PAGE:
When the Chicago Cubs hired Rick Renteria to be the team’s manager, the book on him was that he was a guy that was going to maintain a positive attitude even in the face of adversity, and would mentor the younger players on the roster and to help them to rebound after a largely disappointing 2013 season.
In the first three games of his tenure with the team, however, Renteria has also begun to develop another reputation, which is that he has a tendency to overmanage at times.
Sure, there are times when this strategy is paying off beautifully. In Wednesday’s game against the Pirates, Renteria yanked Edwin Jackson out of the game in the sixth inning, and replaced him with James Russell. The move did pay off, as the lefty struck out Pedro Alvarez (who has struggled mightily against lefties in his career) and then retired Neil Walker, who is a much less dangerous hitter from the right side of the plate.
The reason the move was so questionable was that it left Wesley Wright in the game as the only lefty available in the Cubs’ bullpen, and the decision to use Russell in the sixth inning proved to be a fateful one as the game would go on for another ten innings before ending in the bottom of the 16th on a Tony Sanchez single to left off of Carlos Villanueva (who has the distinction of being the losing pitcher in each of the Cubs’ two losses).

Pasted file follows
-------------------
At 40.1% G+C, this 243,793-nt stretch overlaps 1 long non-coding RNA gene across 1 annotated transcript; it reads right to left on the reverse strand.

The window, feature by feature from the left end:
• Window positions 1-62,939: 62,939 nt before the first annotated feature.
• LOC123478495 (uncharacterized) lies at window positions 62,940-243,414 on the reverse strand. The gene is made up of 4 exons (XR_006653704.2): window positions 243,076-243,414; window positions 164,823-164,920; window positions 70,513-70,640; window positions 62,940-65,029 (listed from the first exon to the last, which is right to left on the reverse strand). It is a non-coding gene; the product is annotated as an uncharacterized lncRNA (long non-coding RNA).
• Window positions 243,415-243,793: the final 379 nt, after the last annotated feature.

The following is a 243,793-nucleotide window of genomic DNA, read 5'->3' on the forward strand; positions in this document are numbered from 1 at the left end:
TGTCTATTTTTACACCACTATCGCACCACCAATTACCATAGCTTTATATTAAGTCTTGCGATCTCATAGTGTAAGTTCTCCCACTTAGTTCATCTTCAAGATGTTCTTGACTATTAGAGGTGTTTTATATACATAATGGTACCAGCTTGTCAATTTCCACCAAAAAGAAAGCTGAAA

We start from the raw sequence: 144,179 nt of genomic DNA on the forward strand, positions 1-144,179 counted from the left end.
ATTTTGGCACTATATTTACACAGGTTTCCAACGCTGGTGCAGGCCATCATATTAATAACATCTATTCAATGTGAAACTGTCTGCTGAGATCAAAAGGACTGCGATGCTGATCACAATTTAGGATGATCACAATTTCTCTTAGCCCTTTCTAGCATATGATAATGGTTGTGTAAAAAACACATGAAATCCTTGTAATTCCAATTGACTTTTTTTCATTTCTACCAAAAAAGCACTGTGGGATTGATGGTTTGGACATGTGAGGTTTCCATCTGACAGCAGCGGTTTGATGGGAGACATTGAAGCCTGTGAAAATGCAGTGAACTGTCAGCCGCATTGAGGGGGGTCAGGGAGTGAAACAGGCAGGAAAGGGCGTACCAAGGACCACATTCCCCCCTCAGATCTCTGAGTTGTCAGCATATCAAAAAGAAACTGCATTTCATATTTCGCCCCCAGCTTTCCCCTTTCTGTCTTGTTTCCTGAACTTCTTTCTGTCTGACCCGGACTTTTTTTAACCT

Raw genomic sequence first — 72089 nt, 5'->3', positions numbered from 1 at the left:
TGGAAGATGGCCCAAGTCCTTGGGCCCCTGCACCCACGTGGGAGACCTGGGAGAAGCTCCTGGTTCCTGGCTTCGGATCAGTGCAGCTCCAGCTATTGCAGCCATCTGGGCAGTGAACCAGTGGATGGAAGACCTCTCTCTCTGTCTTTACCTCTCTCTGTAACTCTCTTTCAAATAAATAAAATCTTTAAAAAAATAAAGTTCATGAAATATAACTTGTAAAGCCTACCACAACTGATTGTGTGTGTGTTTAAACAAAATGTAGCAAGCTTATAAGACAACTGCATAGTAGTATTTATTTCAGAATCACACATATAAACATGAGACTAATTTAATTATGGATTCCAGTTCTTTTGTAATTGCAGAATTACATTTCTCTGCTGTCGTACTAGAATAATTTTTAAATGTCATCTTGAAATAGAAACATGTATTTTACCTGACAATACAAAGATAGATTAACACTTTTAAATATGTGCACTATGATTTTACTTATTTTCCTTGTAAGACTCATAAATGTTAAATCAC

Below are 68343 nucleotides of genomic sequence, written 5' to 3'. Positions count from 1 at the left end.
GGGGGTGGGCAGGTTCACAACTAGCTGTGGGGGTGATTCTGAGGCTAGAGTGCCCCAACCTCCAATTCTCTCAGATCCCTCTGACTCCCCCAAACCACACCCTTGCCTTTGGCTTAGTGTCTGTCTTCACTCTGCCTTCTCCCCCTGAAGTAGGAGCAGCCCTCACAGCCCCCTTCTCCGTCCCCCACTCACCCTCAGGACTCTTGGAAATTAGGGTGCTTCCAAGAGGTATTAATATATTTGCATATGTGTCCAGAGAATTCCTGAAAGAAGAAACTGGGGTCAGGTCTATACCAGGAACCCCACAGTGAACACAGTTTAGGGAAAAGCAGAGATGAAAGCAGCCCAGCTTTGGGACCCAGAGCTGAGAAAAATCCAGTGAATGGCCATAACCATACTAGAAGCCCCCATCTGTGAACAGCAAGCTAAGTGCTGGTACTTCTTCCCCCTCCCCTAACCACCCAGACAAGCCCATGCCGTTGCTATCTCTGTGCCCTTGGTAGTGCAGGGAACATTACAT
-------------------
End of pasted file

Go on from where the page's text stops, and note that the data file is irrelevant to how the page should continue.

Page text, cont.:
Renteria’s quick trigger finger with his pitchers wasn’t limited to just pulling Jackson on Wednesday. He also pulled Jeff Samardzija short of the 100 pitch mark on Monday as the Cubs fell 1-0 in extra innings to the Pirates, and the quick hook was on display again Thursday as he pulled Jason Hammel from the game, despite the fact that he was short several bullpen arms because of the lengthy game the night before.
Some pundits and fans could accuse Renteria of over-managing with some of his defensive alignments during the season’s opening series, but his penchant for unconventional strategies did pay some dividends in Wednesday’s game. With the bases loaded and nobody out in the bottom of the 13th inning, Renteria opted for a five-man infield against Clint Barmes, pulling outfielder Junior Lake in from left field to play the third base position.
The plan ended up working to perfection, as Barmes smashed a one-hopper right at Lake, who then turned a completely unconventional 7-2-3 double play as a result. Wright got the final out of the inning, but the decision to go with five infielders, while risky on its surface because of the possibility of Barmes still being able to get a sacrifice fly even on a shallow fly ball down one of the foul lines, was a pretty smart move whether looking through the prism of hindsight or in the heat of the moment.
Needless to say, Renteria has already turned some heads with his strategizing early on in the season, and we’ve likely only seen him begin to scratch the surface when it comes to turning conventional wisdom on its head. Renteria has been waiting a long time to manage a major league team, and now that he has the reins of the Cubs, he seems intent on directing the horse in new and unique directions.